So you say Buddhists are moving away from their belief in reincarnation. Why not since their religion is as corrupt and “worldly” as all the others? Reincarnation doesn’t work for them any longer because it’s more hocus-pocus new-agey gobbledygook than a trusted piece of solid knowledge. Buddhism lost its credibility a long time ago but the process sped-up when it became saturated with Western influence, particularly the influ-enza of money! Hinduism is even more compromised and corrupted by money and political power, so no surprises there either. Who cares what’s beyond the grave when you’re busy gobbling up the earth’s resources now and enslaving, oppressing the poor? Endless discussion, isn’t it. Take care o’ you!

      • theburningheart says:

        A man,or a woman goes to sleep on on his/her bed and dreams she has gone on a world tour traveling over various continents. After many years of strenuous travel, she returns to her country and enter her house and walks into her bedroom.
        Just at that moment she wakes up and realize she has not moved at all, but has been sleeping. She has not returned to her bed after great efforts but was here all the time.
        If it asked ‘why being free we imagine to be bound?’
        I answer, ‘Why while in your bed you imagine to be for years, on strenuous traveling around the world?
        It is all mind.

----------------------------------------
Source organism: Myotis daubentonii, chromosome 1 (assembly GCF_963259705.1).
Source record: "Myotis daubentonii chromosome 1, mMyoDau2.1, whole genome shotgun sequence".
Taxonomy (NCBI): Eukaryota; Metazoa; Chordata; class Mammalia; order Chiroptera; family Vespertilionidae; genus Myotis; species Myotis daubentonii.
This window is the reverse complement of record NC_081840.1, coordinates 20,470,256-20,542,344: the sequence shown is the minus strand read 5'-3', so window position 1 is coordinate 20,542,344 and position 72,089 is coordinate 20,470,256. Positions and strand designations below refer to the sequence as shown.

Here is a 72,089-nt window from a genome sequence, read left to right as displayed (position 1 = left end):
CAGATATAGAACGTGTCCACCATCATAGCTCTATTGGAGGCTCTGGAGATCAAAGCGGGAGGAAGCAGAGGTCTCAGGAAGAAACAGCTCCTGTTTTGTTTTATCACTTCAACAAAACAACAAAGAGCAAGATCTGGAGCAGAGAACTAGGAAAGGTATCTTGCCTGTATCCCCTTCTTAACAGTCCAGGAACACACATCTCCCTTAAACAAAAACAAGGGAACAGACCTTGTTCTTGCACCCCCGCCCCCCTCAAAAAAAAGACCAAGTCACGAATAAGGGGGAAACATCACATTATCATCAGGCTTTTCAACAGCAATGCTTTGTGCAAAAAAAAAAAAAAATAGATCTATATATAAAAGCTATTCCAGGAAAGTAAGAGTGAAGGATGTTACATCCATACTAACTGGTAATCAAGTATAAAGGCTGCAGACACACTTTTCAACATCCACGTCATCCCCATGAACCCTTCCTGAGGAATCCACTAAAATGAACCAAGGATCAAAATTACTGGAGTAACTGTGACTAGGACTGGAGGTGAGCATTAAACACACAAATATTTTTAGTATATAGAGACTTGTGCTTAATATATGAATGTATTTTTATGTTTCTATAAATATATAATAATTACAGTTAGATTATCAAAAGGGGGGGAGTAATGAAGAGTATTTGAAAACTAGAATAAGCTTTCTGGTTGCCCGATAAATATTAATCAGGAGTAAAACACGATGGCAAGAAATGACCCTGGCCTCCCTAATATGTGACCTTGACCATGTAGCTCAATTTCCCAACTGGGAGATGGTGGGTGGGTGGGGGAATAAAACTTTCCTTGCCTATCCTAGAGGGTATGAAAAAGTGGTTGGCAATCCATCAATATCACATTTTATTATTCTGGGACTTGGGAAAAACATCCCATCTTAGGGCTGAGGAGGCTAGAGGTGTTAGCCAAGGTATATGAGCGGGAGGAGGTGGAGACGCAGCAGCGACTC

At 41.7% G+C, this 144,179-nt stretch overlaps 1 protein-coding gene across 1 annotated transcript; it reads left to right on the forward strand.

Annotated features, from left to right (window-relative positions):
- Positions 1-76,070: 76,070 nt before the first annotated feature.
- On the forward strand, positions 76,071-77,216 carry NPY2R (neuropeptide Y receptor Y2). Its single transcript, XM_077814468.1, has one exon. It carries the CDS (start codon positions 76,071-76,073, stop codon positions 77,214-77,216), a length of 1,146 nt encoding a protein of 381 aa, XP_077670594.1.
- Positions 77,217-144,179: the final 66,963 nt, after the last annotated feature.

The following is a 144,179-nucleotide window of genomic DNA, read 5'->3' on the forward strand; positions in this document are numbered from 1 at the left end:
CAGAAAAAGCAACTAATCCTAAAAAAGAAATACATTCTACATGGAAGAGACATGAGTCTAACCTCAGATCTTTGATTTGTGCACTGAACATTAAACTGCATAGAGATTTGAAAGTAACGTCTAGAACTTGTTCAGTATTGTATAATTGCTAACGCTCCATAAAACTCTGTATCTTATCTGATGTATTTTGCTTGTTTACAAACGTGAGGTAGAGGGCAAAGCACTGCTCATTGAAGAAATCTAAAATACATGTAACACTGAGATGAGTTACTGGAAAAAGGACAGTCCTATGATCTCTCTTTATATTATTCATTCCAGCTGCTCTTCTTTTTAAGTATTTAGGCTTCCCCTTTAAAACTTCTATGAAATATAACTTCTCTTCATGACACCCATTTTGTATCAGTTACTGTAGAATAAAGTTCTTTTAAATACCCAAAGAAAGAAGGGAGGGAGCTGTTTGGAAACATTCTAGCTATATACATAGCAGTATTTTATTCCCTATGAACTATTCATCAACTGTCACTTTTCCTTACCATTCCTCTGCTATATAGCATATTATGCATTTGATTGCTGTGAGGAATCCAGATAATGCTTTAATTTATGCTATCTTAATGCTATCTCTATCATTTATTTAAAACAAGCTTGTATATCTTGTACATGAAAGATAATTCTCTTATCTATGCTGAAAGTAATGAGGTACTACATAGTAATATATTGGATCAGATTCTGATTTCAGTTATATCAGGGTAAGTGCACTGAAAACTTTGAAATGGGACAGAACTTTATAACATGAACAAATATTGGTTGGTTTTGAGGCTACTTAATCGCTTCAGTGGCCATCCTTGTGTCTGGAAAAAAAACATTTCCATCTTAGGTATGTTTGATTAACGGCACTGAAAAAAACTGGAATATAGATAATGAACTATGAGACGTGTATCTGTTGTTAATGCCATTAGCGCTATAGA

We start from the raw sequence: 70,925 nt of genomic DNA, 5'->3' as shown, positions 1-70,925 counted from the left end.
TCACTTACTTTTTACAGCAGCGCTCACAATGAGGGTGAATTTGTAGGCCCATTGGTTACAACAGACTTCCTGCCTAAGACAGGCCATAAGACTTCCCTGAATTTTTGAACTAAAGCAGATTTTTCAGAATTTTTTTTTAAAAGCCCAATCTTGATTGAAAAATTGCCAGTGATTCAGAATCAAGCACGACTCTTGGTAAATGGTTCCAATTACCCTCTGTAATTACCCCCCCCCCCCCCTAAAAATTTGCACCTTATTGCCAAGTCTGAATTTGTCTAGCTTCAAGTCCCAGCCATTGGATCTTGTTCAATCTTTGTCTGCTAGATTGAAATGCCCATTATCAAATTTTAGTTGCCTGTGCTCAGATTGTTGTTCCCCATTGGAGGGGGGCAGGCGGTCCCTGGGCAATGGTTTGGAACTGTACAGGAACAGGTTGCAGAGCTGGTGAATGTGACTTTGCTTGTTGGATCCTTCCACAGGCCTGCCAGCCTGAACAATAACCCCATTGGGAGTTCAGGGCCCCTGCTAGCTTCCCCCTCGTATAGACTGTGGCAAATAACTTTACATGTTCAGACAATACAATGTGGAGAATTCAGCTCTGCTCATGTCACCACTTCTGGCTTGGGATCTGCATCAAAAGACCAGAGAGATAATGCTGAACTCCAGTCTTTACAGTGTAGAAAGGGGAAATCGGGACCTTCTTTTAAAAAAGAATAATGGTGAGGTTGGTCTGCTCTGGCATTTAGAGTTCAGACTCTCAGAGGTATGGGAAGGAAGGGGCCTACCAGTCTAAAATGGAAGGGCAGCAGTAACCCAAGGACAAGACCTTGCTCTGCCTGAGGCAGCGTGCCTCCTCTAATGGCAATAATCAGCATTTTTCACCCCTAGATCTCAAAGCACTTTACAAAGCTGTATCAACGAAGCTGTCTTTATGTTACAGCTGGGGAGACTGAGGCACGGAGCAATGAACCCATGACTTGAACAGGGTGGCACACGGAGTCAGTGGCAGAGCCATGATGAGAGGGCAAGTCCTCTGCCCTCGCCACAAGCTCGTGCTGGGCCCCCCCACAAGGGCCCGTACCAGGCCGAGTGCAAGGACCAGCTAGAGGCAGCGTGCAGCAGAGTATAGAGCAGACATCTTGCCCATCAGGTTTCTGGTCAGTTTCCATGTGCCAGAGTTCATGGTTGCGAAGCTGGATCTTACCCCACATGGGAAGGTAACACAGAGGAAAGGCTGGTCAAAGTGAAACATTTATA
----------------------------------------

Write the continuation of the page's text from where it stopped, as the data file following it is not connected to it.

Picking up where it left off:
Birth and death pertain only to the body.
        They are superimposed on the Self, giving rise to the delusion that birth, and death relate to the Self.

        No need for reincarnation, or complicated stories. 🙂

  10. kertsen says:

    Esoteric stuff , wishful thinking in an attempt to make us more important than we are. We are all children of our own age and we stand upon the shoulders of those who went before . Who would consent to have his blood pressure lowered by the application of leeches? Even the most mystical teachers seek modern medical science when the chips are down. I expand my knowledge , not by my own small wit , but by the surrounding experts and deeper minds. We are fortunate to have access to such material at our finger tips because of the age in which we are born. It’s not that we are cleverer than those in the past but simply that knowledge has moved on.

    • theburningheart says:

      I am glad you think so, however I disagree in that regard with you, there’s a lot of good things in the past, and furthermore, there’s a lot of things, we still do not know, even about the past.
      First let me say I will not boast, I am looking forward to die, but in my culture we celebrate death, and we see it as the natural process of life, nothing wrong with dying, it’s just the normal thing, so why not be merry about it, meanwhile we are alive?